Steve Morgan says furore has ‘left cloud over industry’
Redrow chairman Steve Morgan has reignited his criticism of Persimmon’s bonus scheme branding it a “disgrace” that has allowed critics to accuse housebuilders of being too greedy.
Morgan said the controversy had led to accusations that the government’s Help to Buy initiative was being used by firms to ramp up profits and increase directors’ entitlements.
Earlier this year, Persimmon was forced to cut the bonuses it handed out to its top executives after coming under fierce criticism from shareholders, politicians and rival firms.
Under the long-term incentive plan, which it drew up back in 2012, Persimmon chief executive Jeff Fairburn was in line for a £110m bonus, chief financial officer Mike Killoran was set for a £78m payout and group managing director Dave Jenkinson was due to get £40m.
But Morgan (pictured), who publicly rebuked the bonuses earlier this year, used the firm’s annual results to condemn Perismmon’s bonus scheme in even stronger language calling it “a disgrace that has left a cloud over the industry”.
He added: “The reality is that the vast majority of house builders’ bonuses are normal and perfectly acceptable.”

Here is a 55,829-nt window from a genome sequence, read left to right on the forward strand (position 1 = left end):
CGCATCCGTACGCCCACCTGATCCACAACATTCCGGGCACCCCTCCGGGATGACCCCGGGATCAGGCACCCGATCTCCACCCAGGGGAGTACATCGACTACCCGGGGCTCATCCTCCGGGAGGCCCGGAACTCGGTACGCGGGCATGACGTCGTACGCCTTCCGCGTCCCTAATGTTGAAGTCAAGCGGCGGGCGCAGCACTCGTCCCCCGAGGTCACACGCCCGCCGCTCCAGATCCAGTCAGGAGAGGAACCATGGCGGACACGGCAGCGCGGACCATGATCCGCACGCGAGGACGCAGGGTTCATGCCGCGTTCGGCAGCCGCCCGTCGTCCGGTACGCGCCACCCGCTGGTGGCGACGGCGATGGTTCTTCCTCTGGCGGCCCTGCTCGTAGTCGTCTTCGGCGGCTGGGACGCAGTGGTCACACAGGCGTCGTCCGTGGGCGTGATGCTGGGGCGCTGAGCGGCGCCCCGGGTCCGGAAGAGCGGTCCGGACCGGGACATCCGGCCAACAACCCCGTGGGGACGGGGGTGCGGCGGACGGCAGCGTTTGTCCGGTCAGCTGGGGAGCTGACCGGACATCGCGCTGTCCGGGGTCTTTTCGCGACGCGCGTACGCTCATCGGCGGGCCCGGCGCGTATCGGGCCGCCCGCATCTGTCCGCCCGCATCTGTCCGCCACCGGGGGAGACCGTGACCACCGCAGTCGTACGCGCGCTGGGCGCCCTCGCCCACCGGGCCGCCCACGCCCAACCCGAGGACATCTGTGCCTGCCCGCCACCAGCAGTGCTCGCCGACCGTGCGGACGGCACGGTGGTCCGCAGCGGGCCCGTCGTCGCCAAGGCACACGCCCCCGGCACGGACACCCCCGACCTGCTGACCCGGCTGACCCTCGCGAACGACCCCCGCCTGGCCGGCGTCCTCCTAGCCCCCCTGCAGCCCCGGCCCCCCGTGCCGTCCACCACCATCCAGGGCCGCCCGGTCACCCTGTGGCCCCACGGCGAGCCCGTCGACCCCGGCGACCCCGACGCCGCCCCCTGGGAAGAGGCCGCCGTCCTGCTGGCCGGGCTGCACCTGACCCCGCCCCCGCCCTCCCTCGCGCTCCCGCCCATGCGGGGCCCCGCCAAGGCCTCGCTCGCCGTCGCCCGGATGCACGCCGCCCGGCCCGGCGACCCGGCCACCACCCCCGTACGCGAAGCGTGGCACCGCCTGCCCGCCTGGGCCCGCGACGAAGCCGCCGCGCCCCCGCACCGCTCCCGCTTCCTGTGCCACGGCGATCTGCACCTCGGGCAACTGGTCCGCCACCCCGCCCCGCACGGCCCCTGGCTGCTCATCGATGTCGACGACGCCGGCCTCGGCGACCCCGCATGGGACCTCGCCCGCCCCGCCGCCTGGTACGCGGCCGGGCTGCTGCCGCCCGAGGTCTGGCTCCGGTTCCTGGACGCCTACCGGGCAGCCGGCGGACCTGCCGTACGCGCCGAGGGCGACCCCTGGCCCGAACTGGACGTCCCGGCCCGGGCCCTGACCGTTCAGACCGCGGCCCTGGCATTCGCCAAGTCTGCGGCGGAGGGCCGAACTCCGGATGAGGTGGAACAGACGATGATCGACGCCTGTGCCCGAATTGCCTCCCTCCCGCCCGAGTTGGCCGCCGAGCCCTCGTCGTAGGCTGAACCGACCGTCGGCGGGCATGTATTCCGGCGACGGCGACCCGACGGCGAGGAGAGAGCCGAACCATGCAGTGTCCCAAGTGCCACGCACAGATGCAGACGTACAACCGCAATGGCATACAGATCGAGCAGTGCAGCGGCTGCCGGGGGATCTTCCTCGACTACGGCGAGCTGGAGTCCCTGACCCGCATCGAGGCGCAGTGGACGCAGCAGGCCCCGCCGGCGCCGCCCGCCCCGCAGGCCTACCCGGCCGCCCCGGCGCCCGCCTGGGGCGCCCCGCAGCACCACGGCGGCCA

And he said critics were using the furore to demand that the government’s Help to Buy scheme, introduced in 2013 and which has since been extended to 2021, be scrapped.
Liberal Democrat leader Vince Cable told Building earlier this year that bosses at Persimmon were “basically pocketing large amounts of money gifted by the taxpayer for executives, which underlined the stupidity of Help to Buy”.
But Morgan said: “What is just silly nonsense is saying that it [Help to Buy] is lining housebuilders’ profits. If we don’t build enough homes, we get criticised. If we do and make money, we get criticised. The focus should be on those it has helped which is first time buyers.”
Morgan’s chief executive at Redrow, John Tutte, said getting rid of Help to Buy would be “ridiculous” and added: “Anyone who comes to a common sense decision just won’t do that. It should continue as it is. If it’s not broken, don’t break it. It’s hugely successful.”
In the year to June 2018, Redrow turned in a record set of numbers with pre-tax profit jumping 21% to £380m on turnover up 16% to £1.9bn. The number of homes its built during the period was up 9% to 5,913.